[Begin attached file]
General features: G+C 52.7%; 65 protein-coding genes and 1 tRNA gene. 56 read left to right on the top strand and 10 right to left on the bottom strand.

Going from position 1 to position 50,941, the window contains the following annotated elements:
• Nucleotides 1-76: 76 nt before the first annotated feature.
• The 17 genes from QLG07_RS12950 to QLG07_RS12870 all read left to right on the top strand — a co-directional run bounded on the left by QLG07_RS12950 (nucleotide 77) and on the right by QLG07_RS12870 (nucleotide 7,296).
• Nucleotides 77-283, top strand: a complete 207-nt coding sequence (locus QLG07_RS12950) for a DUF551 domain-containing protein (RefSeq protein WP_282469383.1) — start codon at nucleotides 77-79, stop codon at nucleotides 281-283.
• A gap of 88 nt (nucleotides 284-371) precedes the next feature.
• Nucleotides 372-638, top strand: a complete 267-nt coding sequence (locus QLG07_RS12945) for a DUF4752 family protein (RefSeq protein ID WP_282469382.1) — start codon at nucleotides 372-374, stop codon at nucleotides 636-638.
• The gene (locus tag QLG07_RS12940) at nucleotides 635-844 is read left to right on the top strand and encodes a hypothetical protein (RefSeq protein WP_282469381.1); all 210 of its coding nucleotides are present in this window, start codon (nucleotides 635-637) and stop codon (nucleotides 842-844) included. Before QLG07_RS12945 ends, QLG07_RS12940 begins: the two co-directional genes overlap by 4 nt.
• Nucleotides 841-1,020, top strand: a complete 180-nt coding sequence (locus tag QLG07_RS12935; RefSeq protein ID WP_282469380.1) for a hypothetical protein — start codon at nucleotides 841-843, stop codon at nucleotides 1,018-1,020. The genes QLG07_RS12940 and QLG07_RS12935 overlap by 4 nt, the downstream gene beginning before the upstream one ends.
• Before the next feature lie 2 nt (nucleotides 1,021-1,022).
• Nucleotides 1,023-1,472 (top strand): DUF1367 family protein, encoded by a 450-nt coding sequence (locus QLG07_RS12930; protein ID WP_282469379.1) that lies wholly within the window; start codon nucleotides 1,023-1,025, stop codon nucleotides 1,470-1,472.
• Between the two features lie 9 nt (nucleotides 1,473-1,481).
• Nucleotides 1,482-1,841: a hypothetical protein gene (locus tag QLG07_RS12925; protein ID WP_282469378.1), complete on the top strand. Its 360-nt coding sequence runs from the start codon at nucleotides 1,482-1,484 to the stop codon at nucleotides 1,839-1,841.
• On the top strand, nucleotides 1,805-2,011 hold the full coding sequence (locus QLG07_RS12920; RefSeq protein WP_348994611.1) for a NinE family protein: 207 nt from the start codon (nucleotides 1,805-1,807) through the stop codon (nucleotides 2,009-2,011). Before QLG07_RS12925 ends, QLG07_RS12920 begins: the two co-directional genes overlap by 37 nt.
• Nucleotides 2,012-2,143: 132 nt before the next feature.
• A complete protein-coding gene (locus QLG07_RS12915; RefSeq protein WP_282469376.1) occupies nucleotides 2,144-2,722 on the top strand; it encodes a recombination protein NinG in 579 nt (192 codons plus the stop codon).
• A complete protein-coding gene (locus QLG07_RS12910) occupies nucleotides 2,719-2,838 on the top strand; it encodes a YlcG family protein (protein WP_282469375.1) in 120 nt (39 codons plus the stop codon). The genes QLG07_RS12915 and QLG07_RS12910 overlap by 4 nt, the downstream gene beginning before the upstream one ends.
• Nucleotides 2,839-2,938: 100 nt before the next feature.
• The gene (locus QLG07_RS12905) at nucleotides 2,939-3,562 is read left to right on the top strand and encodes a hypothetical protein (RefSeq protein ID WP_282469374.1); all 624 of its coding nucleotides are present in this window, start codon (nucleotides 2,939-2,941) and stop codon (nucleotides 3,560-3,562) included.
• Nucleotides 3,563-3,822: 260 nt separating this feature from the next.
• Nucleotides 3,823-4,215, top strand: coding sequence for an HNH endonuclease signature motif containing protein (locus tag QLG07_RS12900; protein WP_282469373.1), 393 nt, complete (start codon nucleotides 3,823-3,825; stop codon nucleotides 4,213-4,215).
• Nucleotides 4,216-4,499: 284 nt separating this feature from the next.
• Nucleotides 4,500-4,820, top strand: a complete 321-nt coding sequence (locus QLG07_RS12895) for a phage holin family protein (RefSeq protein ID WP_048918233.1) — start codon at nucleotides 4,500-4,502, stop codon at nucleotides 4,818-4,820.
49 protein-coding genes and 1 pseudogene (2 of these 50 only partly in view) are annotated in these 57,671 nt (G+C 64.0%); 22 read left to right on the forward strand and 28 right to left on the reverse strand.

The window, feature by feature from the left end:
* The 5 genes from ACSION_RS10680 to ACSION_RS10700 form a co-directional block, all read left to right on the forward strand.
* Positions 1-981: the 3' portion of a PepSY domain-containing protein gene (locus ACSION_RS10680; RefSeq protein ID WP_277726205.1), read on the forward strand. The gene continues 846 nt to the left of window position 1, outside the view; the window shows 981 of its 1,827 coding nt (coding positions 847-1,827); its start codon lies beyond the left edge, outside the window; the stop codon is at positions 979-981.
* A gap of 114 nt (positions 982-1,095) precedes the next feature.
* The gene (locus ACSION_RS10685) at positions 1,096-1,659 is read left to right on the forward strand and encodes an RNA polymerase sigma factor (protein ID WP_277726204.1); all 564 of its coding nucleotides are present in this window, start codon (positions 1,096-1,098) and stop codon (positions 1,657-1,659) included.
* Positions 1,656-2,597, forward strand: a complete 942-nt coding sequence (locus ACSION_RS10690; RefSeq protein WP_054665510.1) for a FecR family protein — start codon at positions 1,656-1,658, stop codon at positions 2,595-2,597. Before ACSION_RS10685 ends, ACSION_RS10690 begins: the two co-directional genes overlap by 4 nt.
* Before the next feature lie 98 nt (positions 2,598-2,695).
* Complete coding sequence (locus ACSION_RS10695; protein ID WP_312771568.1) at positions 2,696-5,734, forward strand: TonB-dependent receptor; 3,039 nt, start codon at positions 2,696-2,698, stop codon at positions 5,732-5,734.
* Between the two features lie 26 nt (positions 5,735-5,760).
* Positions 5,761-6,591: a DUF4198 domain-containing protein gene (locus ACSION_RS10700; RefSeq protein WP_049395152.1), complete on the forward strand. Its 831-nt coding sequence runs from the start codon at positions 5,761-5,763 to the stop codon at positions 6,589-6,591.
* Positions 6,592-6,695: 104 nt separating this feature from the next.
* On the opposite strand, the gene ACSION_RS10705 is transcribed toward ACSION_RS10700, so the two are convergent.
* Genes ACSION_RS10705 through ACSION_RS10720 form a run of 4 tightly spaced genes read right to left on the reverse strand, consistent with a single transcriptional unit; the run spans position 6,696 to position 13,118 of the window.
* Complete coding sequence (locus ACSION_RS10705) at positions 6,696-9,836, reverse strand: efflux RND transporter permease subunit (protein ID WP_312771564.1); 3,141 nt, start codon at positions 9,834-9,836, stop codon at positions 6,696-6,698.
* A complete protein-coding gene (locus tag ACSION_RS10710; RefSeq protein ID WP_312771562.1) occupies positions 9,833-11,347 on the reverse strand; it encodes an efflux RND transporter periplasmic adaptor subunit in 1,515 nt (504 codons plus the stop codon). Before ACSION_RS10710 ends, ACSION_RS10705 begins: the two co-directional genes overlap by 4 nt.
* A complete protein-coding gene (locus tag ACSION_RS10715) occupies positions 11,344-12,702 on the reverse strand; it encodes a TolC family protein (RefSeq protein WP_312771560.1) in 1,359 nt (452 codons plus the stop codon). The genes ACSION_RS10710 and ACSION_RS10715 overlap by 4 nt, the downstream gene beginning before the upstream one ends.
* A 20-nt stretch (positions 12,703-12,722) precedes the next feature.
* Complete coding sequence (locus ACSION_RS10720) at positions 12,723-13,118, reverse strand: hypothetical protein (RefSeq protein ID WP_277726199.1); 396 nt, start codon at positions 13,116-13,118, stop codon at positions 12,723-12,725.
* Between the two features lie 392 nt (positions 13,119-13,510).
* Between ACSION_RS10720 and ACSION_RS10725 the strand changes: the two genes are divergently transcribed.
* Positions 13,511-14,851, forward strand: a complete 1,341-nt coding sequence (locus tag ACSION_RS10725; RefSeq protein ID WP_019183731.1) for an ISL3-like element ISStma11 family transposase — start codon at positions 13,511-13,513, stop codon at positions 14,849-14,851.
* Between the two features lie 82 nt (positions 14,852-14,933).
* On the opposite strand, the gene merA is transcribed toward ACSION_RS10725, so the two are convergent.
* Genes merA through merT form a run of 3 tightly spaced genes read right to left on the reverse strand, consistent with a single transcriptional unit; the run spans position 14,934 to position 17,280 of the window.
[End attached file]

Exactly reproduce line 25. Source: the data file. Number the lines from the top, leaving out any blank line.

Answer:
The window, feature by feature from the left end: